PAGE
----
“Reggae started out in the 1960s as the music of the downtrodden, the people who society shoved aside, the forgotten ones. It gave a voice to the voiceless not only in Jamaica but also in places like Zimbabwe and South Africa. Due to the hard work of many great Jamaican artistes, musicians, and producers, today reggae is known all over the world,” said the Where He Leads Me singer.

He continued, “However it no longer holds pride of place in Jamaica because nothing is being done by the authorities to make sure reggae is played on the radio stations.”

“There’s a whole generation of youths in Jamaica who don’t know anything about reggae music because they grew up listening to foreign music and dancehall on the radio. This situation needs to be fixed before Reggae disappears from our culture just like Ska. When I was a little boy ska was very popular but nobody in Jamaica even plays it anymore. I hope the same thing will not happen to reggae music.”  

The veteran entertainer, 76, who is a founding member of the pioneering reggae group The Congos, is currently promoting his new solo album, which is titled History of the Rasta Man.  

The 10-track album features songs such as Rasta Wear a Crown, Music Treasure, Things Can Be Real Again and the title track History of the Rastaman.  

“This is an authentic roots reggae album, all the songs on it carry powerful messages of love and inspiration for the people. This album is all about consciousness and unity,” he said.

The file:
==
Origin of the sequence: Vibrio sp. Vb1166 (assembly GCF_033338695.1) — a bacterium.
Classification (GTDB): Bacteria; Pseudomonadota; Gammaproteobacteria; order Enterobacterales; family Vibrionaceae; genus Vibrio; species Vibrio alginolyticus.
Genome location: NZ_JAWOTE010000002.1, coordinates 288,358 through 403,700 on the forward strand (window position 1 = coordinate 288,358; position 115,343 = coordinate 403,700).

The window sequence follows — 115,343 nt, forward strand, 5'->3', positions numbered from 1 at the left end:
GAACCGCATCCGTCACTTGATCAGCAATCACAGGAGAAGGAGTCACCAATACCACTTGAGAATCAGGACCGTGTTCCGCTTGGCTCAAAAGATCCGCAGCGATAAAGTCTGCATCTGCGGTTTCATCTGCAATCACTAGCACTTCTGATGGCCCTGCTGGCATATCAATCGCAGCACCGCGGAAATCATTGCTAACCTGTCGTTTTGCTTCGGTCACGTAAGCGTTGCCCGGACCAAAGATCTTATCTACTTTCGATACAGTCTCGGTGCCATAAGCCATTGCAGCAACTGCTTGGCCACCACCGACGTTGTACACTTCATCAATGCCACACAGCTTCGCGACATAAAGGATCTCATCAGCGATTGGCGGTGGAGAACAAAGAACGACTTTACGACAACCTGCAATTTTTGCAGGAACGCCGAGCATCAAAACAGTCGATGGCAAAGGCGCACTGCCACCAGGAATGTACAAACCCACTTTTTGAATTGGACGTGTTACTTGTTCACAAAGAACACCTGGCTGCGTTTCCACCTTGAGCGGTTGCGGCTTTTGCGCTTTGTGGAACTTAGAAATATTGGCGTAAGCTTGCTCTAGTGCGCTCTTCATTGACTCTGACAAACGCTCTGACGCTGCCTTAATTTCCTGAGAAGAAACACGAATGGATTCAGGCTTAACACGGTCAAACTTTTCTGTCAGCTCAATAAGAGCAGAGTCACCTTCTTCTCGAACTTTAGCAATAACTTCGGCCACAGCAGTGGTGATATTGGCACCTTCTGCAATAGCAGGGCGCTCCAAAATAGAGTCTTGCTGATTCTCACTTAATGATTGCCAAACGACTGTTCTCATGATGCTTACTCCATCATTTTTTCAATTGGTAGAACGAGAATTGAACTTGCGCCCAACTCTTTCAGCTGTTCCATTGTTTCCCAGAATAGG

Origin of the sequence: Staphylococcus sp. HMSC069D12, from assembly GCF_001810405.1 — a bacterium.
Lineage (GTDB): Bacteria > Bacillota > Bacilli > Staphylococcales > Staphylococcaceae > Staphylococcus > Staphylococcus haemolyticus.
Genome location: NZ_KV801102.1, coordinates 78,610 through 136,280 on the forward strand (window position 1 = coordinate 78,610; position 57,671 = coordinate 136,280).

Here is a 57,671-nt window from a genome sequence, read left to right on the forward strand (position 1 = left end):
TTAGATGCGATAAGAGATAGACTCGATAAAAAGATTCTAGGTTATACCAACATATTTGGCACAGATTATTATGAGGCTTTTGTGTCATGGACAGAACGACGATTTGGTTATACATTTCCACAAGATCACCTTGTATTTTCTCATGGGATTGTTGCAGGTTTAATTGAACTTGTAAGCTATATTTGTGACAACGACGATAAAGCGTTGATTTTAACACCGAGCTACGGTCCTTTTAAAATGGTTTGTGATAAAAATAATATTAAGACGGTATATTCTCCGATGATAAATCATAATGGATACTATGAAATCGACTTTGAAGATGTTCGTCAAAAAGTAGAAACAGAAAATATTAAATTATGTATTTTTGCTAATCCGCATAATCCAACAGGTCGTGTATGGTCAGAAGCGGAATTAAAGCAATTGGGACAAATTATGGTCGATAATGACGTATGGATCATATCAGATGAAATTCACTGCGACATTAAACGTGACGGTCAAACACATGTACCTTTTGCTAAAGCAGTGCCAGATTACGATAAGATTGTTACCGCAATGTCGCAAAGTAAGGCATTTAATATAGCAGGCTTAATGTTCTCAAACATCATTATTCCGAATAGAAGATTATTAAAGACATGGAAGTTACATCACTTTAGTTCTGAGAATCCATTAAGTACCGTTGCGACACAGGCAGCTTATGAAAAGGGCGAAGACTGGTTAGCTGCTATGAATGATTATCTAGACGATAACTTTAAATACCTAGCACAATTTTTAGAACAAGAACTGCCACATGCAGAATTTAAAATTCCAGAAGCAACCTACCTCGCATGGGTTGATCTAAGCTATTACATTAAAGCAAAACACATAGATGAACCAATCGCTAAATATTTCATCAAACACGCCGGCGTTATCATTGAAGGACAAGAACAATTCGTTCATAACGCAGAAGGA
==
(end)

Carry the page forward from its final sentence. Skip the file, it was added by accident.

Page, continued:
Produced by Alphonso Henclewood, History of the Rastaman was released on the Montego Records label on May 12.  

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Ice Cube faces backlash after describing A.I. as ‘demonic’ – The Zimbabwe Mail

Ice Cube

Rapper Ice Cube is the latest high profile figure to speak out against generative Artificial Intelligence (A.I.).

The veteran Compton, California, rapper recently responded to a Tweet challenging his point of view by doubling down on his recent claim that A.I. was demonic.

After a Twitter user by the name of David Robbins cited an article by Fortune magazine that sought to make a case that Cube was a hypocrite for criticising A.I. during an interview on the Full Send podcast on the basis that Cube has a history of sampling other music, Cube fired back.

“Samples are approved or denied by the song owners,” he said. “Totally different than taking a dead artist and making a new song they never approved and saying things they may not agree with. That’s evil and demonic to me.”